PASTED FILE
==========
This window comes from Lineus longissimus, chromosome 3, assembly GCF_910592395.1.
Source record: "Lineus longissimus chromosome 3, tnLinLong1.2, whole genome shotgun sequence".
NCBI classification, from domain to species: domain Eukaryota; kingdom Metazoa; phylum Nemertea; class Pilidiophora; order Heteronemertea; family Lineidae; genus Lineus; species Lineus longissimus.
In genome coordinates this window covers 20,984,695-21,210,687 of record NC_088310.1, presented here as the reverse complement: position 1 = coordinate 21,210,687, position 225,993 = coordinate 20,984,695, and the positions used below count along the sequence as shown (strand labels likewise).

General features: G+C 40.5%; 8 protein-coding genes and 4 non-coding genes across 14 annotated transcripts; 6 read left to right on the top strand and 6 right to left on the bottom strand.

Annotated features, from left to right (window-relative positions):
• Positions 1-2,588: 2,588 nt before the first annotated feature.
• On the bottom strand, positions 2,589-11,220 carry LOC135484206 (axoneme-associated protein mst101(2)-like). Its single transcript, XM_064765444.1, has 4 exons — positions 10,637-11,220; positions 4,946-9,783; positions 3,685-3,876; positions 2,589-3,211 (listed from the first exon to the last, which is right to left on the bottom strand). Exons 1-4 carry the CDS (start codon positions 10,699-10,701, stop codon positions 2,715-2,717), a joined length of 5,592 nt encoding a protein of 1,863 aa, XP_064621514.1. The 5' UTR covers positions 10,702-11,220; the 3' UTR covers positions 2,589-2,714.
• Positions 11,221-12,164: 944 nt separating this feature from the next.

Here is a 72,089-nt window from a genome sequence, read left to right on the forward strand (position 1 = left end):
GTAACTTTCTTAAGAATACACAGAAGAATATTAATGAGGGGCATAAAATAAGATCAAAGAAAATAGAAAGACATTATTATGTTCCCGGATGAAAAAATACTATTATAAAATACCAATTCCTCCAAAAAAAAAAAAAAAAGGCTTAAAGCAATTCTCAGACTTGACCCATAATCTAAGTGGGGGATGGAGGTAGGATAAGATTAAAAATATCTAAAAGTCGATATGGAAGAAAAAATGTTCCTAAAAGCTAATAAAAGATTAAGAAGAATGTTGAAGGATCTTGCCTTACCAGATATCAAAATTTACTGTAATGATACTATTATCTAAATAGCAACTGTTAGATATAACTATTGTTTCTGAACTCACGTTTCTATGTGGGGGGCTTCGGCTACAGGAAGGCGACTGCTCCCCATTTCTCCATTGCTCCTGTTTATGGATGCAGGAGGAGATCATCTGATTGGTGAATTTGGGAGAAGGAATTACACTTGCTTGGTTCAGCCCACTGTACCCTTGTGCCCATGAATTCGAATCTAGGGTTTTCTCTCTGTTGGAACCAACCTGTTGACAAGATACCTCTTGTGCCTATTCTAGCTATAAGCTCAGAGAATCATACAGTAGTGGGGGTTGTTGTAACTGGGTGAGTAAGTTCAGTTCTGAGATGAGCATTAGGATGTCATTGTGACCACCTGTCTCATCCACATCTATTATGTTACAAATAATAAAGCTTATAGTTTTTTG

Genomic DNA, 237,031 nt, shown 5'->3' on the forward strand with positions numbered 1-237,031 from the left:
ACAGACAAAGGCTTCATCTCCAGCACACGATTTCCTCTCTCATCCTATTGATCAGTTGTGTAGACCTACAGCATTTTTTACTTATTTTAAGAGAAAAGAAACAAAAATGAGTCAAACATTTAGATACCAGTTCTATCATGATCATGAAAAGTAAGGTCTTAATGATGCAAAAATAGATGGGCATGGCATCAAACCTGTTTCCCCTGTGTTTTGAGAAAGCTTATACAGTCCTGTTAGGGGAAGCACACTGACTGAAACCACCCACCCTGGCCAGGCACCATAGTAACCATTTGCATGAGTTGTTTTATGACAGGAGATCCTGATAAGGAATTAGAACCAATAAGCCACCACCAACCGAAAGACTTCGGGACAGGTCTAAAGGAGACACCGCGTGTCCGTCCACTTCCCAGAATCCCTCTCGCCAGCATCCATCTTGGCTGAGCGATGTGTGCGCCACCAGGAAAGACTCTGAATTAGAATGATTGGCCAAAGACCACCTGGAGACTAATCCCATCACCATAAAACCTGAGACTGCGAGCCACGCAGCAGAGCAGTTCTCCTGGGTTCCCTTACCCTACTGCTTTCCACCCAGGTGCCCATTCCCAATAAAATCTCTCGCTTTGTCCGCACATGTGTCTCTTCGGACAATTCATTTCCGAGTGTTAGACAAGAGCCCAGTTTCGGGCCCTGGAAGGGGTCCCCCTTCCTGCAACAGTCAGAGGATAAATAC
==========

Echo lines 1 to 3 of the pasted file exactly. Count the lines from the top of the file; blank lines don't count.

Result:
This window comes from Lineus longissimus, chromosome 3, assembly GCF_910592395.1.
Source record: "Lineus longissimus chromosome 3, tnLinLong1.2, whole genome shotgun sequence".
NCBI classification, from domain to species: domain Eukaryota; kingdom Metazoa; phylum Nemertea; class Pilidiophora; order Heteronemertea; family Lineidae; genus Lineus; species Lineus longissimus.